Cervical Cancer Awareness

Are you cervix-aware?

Perhaps not. Thirty years ago, cervical cancer was one of the leading causes of cancer death among American women. But that’s steadily changed over the last few decades, with the fatality rate now half what it once was.

As a result of that success, we don’t hear as much about the cervix anymore. But we should.

In an effort to promote progress in cervical care, the U.S. Congress has officially declared January as Cervical Health Awareness Month. All month long, media outlets and blogs like ours have been shining an invaluable spotlight on the issue of cervical cancer, which remains a significant health threat for women despite the progress we’ve made.

But Cervical Health Awareness Month isn’t only about cancer. In giving that important issue the attention it deserves, we should also keep in mind the many other cervical injuries and illnesses afflicting women across the country today.

Accordingly, we would like to take a broader look at cervical health, including the telltale symptoms of cervical damage and the most common causes of cervical injury.

We believe in the power of awareness, and it’s our hope that understanding cervical health will lead to more widespread treatment, prevention, and recovery — including financial recovery for those women who sustain cervical injuries as a result of someone else’s negligence.

The Most Common Cervical Injuries

Cervical damage includes not only cervical cancer but also any strain, injury, illness, or abnormality involving the cervix or cervical canal. These include:

  •  Cervical cancer
  • Cervicitis (inflammation of the cervix)
  • Cervical polyps
  • Cervical stenosis (abnormally narrow cervical canal)
  • Cervical agenesis (congenital failure of the cervix to develop)
  • Cervical ectropion (sometimes called “cervical erosion”)

Signs and Symptoms of Cervical Injuries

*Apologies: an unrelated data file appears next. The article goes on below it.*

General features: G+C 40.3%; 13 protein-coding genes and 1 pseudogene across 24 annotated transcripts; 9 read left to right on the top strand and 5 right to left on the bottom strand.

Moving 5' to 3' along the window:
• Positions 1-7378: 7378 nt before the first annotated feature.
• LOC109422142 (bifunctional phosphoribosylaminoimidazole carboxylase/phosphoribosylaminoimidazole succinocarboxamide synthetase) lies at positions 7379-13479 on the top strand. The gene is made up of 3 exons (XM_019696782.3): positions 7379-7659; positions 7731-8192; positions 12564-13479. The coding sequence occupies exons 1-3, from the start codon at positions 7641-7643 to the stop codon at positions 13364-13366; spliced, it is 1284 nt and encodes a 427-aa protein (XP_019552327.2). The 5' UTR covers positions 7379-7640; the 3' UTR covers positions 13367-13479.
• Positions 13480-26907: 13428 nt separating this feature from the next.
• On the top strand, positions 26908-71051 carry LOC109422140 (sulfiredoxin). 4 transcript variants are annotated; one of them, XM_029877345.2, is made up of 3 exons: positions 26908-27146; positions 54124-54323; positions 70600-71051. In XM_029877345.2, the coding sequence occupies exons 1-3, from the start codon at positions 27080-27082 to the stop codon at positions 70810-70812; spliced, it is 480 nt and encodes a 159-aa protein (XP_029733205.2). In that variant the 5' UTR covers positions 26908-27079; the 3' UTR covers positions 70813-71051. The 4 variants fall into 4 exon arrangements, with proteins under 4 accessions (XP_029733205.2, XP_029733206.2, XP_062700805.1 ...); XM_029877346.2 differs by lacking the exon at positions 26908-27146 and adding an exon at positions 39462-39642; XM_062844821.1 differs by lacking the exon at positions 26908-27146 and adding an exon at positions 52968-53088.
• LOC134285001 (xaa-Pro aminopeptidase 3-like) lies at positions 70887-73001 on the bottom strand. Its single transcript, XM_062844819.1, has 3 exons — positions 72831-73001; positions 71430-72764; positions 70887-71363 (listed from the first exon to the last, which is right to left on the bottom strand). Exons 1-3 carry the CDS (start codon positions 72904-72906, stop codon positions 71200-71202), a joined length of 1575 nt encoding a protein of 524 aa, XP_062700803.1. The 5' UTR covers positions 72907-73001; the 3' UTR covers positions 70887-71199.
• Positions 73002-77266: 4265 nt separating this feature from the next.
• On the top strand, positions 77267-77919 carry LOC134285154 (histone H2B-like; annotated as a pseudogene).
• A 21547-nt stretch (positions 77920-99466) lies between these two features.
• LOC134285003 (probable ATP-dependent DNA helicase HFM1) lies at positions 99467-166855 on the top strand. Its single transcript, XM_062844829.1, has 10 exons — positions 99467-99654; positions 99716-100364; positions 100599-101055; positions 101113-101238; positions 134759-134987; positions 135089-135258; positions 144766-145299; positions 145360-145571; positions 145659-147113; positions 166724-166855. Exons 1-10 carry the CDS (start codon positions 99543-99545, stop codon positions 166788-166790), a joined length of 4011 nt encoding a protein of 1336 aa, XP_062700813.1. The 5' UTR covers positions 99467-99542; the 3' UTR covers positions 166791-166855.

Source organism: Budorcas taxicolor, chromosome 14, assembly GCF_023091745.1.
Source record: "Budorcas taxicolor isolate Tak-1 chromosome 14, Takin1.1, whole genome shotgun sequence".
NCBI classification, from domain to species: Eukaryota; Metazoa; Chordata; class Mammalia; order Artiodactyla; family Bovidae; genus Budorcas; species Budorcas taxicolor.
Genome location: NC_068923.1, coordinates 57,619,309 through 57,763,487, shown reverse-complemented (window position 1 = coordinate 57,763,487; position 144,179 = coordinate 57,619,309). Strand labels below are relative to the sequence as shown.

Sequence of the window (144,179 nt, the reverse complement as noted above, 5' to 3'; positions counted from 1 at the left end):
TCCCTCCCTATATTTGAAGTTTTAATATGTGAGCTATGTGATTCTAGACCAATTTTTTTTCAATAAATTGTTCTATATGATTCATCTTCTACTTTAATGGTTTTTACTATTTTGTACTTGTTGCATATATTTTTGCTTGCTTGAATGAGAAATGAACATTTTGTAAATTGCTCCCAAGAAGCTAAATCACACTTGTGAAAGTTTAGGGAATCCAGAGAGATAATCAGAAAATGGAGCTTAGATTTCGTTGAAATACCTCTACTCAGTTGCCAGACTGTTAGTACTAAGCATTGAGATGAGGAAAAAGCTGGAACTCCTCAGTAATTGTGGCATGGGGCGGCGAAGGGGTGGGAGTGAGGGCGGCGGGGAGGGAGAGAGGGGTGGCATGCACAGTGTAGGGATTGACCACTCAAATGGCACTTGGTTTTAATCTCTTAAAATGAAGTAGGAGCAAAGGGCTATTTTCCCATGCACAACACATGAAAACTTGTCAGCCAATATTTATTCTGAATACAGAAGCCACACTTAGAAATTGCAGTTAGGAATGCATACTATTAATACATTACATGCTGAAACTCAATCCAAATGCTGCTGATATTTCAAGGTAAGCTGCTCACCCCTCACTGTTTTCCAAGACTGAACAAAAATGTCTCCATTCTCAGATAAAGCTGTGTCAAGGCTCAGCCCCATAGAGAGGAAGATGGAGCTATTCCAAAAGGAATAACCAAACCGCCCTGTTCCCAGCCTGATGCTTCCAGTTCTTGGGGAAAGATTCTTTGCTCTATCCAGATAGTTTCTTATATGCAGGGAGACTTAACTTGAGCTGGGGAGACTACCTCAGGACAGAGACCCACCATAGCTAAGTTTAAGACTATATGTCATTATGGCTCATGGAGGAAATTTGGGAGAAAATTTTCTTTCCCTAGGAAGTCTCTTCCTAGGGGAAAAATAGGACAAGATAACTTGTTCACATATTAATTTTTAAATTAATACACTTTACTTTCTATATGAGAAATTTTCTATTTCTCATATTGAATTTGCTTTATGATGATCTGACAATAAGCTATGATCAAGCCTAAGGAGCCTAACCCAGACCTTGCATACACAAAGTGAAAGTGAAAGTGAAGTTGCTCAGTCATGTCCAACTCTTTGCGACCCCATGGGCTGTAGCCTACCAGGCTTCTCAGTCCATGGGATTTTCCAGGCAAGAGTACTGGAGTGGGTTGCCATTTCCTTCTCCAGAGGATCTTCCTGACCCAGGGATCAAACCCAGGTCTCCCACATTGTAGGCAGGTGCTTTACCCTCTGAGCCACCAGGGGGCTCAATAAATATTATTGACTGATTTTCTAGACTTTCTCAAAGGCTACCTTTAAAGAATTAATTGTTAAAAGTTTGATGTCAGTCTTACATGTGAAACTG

Many cervical conditions present with similar symptoms, which makes it difficult to reach an early diagnosis based on symptoms alone. In other cases, women may have cervical damage without any symptoms at all (this is especially true in early-stage cancer).

Common symptoms of Cervical Cancer include:

  • Vaginal bleeding in between menstrual periods
  • Vaginal bleeding after intercourse
  • Vaginal bleeding at any time in postmenopausal women
  • Pain during intercourse, especially pelvic pain
  • Watery or bloody vaginal discharge (often with a foul odor)

Common symptoms of Cervicitis include:

  •  Any of the symptoms listed for Cervical Cancer above may also indicate a less serious diagnosis of cervicitis.
  •  Frequent, painful urination
  •  Vaginal discharge that is pus-like and yellow, green, or brown in color

Common symptoms of cervical polyps:

  • Any of the symptoms listed for Cervical Cancer above may also indicate a less serious diagnosis of cervical polyps.
  • Very heavy menstruation during a woman’s regular period
  •  White or yellow mucus

“Cervical stenosis” affecting the uterine cervix should be distinguished from “cervical stenosis” affecting the spine (an unrelated condition). In the vaginal context, symptoms of cervical stenosis include:

  • Infection
  • Sporadic bleeding
  • Pelvic pain
  • Infertility
  • Endometriosis

Cervical agenesis and Cervical ectropian can be diagnosed with clinical imaging and observation. They may also present with:

  • Bleeding
  • Vaginal discharge
  • Pelvic pain
  • Absent or obstructed menstrual flow (in the case of agenesis)

HPV as a Cause of Cervical Cancer

Scientists still aren’t entirely sure what causes cervical cancer, but they do know that HPV plays a role. Human Papillomavirus, or HPV, is the name that doctors give to a closely related group of viruses that can sometimes cause warts or cancer (especially cervical cancer).

HPV is spread through any intimate skin-to-skin contact and is the most common sexually transmitted infection (STI, or STD). In fact, it is believed that nearly all sexually active people — men and women — will acquire HPV at some point in their lives.